September 2, 2019
Regulatory Update: Ride Hailing Companies in Lagos, Nigeria
The transportation opportunity in Lagos State is huge but our guess is that the race for returns will be a longer wait for private equity investors, and especially for ride-hailing companies pushing B2C models. In this update, we share from a recent engagement, some of the key regulatory developments which we believe should drive your business & regulatory strategy, on the legal side, if you are doing business or investing in the transport sector in Lagos
- The system design for provision of bus services is akin to a net cost route contract, albeit with local distinctions around royalty and subsidy payments
- If your business is to provide bus services, bear in mind that route regulation exists for bus services. Transport routes in Lagos have been franchised to operators who have the contractual right to grant a sub-franchise to third party bus operators. Aside from the risk of regulatory action, there exists legal basis for an existing operator to sue a new entrant where such new entrant provides bus services on a franchised route. It’s important to be sure that you are dealing with the right counterparty.
- There is also a new Bus Law that creates/empowers a statutory corporation, – separate from LAMATA – to be responsible for reforming the public bus sector in Lagos. The corporation has extensive powers to create and franchise bus routes, own bus depots and install intelligent transport systems. There exists the possibility of an overlap with a portion of LAMATA’s mandate but there is an even greater opportunity for both agencies to work together synergistically.
- Lagos currently adopts an existing franchising system that requires taxi-hailing companies to register/obtain licensing as franchisees and for all taxi cabs to also undergo taxi licensing.
- There is a concern that the existing framework for does not adequately reflect the operational realities of a taxi-hailing service. This concern is valid. Here’s why, in summary – The existing legal framework works mostly on the key assumption that taxi ownership is central. i.e. X buys/provides ‘1000’ taxis and with government approval, brands the taxis a certain colour. X applies for and obtains a taxi franchise and then provide drivers, who must meet certain operational requirements, including displaying taxi badges and rate/fare cards in the Taxi. The taxis must be affixed with a sealed/government-approved Taxi-meters and use taxi-stands created by government on highways. The key assumption valid only in a traditional sense because owner and user decentralization is a key element of the ride-hailing model. Regulators will need to better understand the scope of the decentralisation that technology presents within the transport sector, in order to deliver intelligent regulation. We expect that separate regulations would subsist for both models.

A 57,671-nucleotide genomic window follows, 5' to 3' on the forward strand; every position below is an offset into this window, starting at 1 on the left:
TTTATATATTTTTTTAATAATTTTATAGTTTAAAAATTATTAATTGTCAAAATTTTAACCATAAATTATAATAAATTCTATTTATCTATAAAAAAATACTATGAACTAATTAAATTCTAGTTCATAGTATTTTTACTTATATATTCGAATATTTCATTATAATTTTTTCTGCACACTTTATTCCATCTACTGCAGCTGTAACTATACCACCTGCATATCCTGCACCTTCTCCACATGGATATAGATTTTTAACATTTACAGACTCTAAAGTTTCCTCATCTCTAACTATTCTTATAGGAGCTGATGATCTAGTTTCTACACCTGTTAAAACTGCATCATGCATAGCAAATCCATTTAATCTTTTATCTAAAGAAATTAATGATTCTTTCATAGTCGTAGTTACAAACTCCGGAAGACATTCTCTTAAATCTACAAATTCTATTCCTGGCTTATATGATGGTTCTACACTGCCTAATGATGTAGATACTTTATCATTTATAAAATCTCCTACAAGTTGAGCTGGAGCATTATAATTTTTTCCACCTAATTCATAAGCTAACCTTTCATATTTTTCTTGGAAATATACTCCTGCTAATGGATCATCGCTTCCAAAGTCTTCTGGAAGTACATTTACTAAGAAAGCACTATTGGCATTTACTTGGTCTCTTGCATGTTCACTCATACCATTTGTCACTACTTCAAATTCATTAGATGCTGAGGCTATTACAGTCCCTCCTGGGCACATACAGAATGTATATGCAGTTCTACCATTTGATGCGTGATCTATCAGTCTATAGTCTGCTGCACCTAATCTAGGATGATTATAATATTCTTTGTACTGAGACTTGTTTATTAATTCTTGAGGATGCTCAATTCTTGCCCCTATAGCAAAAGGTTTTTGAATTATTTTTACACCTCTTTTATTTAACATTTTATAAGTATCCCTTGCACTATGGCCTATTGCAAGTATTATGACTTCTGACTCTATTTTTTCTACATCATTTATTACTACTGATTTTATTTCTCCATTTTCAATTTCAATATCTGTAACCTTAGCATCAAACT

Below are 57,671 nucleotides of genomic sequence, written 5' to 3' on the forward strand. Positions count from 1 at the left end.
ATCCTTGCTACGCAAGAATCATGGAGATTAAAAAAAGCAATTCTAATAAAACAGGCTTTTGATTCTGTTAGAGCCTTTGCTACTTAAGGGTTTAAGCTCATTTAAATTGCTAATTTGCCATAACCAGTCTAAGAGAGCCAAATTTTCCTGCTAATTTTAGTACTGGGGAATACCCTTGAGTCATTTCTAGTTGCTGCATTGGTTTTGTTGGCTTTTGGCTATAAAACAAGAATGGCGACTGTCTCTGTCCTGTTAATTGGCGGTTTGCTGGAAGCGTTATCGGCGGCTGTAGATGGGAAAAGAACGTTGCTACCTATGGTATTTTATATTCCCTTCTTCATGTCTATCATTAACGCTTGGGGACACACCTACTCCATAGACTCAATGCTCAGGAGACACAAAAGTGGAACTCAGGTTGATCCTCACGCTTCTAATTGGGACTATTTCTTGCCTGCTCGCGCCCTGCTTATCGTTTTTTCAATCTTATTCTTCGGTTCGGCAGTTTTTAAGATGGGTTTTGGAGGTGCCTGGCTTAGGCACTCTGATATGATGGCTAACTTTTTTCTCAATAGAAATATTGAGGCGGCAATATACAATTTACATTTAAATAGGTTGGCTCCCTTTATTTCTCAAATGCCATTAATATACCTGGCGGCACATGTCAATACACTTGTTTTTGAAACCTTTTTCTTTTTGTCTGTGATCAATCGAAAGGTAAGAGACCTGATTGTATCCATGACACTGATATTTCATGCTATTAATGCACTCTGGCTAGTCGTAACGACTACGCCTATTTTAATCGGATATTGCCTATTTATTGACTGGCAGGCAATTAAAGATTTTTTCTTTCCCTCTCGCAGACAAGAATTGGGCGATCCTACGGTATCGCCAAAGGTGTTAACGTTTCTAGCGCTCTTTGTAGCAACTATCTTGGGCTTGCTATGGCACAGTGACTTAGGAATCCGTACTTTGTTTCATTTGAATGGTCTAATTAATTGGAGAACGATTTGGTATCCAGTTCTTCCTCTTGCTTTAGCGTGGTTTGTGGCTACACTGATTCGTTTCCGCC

- Safety considerations remain the biggest concern for regulators in regard to bike hailing business in Lagos, hence the existing prohibitions for operating commercial motorcycles on up to 500 highways/bridges. Industry would have to propose/implement a higher level of personal safety precautioning, to get concessions in this area from the government
- Financial projections and operations modelling will need to recognise and be sensitive to the additional costs arising from prevalent infrastructure gaps in Lagos.
- Price regulations are feasible across board. The relevant laws allow government agency to determine the fare price, time/days of service for the provision of Bus Services
- Driver qualification regulation across board including provisions including maximum driving hours for each driver
- There is still a lot of value lost to sub-optimal route utilization. We expect that Lagos State will prioritize route optimization as one of focal points of ongoing reforms
- There exists no regulation or official communication that prescribes a 25million licensing fee for ride hailing services
Please feel free to reach out to your Balogun Harold contact or via firstname.lastname@example.org for more information and/or clarification where required.